| In the New World (in
the 13 colonies), the first formal schools appeared in the 1630s. The
Boston Latin School, which opened in 1635, is considered the first town-supported
school with a continuous history. In 1647, the "old Deluder Satan Act
" required that every Massachusettes town of at leat 50 households hire a
teacher of reading and writing. Towns with a hundred or more households
had to operate a grammar school as well. The colonists were mainly
concerned that children learned to read and write to "possess a knowledge
of the Scriptures." If the towns didn't obey the law, they were fined
5 pounds-- about $25.00. So, in New England, public school houses were
built although there weren't always proper schoolmasters in them. In
the middle colonies, such as Delaware, New Jersey, New York and Pennsylvania,
education was left to the royal govenor and various church groups. In
the South, the children of rich planters were taught at home-- usually by
tutors from England. Poor children were usually apprenticed to a craftsmen.
It wasn't hard to become a teacher in those days. Anyone who could read or write was allowed to teach, as long as they believed in the Church, were loyal to the Crown and kept out of trouble. Often the schoolmaster had to do other things in the town, too, such as digging graves, running errands or leading the choir. Colonial schoolmasters were not paid very much and sometimes received a cow, a pig, apples or some other food for their teaching. In winter, the teacher's fee was sometimes paid with wood for the school fireplace. Children who didn't bring their share of wood had to sit in the coldest part of the room!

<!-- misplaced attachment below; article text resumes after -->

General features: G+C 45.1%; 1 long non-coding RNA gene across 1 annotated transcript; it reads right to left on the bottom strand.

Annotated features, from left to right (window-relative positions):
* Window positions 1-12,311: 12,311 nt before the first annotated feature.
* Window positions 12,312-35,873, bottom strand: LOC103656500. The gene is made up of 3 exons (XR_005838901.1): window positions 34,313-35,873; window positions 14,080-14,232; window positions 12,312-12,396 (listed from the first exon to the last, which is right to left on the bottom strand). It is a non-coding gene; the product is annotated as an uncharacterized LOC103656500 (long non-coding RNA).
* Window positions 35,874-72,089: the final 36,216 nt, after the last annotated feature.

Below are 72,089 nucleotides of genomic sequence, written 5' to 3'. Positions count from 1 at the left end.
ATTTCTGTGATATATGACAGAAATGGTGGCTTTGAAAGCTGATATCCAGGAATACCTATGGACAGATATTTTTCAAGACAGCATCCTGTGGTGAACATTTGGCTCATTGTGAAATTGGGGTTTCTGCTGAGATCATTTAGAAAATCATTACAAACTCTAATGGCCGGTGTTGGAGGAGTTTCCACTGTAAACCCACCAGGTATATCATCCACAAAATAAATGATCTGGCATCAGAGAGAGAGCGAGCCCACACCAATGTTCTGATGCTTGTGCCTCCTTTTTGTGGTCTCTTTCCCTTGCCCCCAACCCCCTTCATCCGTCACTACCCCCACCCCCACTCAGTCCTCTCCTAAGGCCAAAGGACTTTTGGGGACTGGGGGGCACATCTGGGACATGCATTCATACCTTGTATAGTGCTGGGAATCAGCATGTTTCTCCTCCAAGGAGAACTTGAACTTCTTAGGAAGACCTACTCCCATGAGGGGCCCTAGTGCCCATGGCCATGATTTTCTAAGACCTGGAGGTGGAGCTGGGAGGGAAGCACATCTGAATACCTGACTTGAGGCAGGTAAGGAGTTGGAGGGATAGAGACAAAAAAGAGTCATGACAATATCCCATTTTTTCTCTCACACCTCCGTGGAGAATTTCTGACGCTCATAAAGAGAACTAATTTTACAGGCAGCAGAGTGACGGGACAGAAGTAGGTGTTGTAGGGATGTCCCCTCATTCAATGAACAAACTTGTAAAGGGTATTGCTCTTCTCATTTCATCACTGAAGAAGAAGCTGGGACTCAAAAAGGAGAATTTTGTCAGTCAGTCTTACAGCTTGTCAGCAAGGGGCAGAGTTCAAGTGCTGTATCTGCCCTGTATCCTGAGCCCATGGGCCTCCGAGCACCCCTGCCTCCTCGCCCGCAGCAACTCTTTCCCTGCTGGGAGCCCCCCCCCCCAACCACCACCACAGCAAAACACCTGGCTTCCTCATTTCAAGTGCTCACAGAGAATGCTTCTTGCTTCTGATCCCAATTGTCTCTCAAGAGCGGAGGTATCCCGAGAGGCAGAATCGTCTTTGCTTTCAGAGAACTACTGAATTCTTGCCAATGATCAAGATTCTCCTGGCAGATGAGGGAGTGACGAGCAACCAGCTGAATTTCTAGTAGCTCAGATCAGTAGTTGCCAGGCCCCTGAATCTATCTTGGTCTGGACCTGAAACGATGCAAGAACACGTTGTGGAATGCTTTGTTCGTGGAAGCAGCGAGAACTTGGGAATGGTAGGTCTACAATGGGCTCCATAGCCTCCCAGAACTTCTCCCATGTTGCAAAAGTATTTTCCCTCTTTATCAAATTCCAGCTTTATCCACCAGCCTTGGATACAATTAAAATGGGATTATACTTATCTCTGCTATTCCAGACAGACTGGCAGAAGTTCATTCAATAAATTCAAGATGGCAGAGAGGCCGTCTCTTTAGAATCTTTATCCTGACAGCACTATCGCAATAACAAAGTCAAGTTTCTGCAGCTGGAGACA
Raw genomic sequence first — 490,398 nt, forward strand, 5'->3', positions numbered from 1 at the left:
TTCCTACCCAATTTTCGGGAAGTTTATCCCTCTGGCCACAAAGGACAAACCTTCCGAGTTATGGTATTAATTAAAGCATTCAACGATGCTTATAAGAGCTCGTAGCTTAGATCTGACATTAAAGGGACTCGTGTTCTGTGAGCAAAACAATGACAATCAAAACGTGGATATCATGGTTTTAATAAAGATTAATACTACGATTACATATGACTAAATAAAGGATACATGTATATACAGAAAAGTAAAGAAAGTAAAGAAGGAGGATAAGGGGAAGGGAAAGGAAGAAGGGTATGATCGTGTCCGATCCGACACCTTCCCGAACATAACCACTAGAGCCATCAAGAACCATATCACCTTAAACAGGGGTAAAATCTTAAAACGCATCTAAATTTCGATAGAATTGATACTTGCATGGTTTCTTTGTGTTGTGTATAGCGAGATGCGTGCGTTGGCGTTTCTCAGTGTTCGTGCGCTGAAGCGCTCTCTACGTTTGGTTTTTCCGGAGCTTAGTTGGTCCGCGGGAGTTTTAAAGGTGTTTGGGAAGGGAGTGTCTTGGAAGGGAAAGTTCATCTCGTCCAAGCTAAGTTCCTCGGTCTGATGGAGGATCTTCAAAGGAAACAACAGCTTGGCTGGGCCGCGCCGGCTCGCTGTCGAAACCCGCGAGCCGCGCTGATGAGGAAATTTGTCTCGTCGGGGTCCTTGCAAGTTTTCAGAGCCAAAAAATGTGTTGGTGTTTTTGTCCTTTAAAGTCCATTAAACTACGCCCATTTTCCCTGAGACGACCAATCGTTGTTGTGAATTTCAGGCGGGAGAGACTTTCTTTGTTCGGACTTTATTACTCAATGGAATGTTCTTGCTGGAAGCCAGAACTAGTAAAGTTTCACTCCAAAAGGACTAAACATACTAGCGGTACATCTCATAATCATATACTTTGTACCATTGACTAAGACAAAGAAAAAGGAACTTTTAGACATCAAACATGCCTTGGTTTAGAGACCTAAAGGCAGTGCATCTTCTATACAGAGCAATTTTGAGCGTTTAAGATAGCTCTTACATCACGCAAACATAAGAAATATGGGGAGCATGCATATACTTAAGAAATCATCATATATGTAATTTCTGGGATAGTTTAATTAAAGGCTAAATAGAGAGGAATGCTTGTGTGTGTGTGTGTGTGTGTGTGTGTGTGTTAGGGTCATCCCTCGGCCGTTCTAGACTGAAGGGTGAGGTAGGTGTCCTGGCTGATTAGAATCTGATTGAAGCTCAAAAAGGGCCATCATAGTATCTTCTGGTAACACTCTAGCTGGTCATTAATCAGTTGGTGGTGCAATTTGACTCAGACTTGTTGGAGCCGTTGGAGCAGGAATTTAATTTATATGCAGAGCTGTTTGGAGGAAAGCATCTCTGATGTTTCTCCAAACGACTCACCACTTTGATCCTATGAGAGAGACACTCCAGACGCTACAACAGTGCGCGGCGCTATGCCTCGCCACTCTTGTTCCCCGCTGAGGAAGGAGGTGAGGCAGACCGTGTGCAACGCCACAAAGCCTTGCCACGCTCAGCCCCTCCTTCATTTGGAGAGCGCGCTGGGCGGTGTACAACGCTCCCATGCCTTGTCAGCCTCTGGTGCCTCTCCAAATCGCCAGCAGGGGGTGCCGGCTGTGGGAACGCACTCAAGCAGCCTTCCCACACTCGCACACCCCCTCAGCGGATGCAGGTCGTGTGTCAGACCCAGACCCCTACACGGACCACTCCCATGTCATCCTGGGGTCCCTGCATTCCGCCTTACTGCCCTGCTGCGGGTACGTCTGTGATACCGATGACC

The classroom was an empty-looking place with only chalk or pencils and very little paper and no chalkboards. There were never blackboards or maps in colonial schools. To write, the schoolmaster often had to use a stick of charcoal on a piece of birch bark that they pulled off the trees. Whenever the children used pens, they were cut out of goose quills and the schoolmaster made the ink. Boys also wrote with lumps of lead. Students sat on hard benches while the teachers stood behind high desks.When the school master got paid, he usually got more corn and food than he could eat so he'd sell the food for supplies.
After the students learned their alphabet, they then learned to read from the Bible and the Book of Psalms. Boys spent most of their time learning how to write crisp, clean and small. If they wrote like that, no one cared how the words were spelled. Even a school master put an ad in the paper to say he taught "writeing and spilling." Most people spelled the same words in different ways. In 1690, the New England Primer was published and became a popular beginners textbook and was still in use a hundred years later! The Primer taught spelling, religion and the alphabet. It was a small book, only 3 inches wide by 4 inches long and about 90 pages in length. This required textbook contained pictures and short poems that gave children stern moral lessons, such as,
The idle fool
Is whipt at school!
In the New England Primer there were rhymes for each letter, such as D:
There were also lists of spelling words; their words were a lot different than ours!
Everyone had to know the Bible verses, as well.
The boys who learned the New England Primer could go onto another school to learn more. Some boys at the age of 11 went to college and the boys that were rich went to college in England.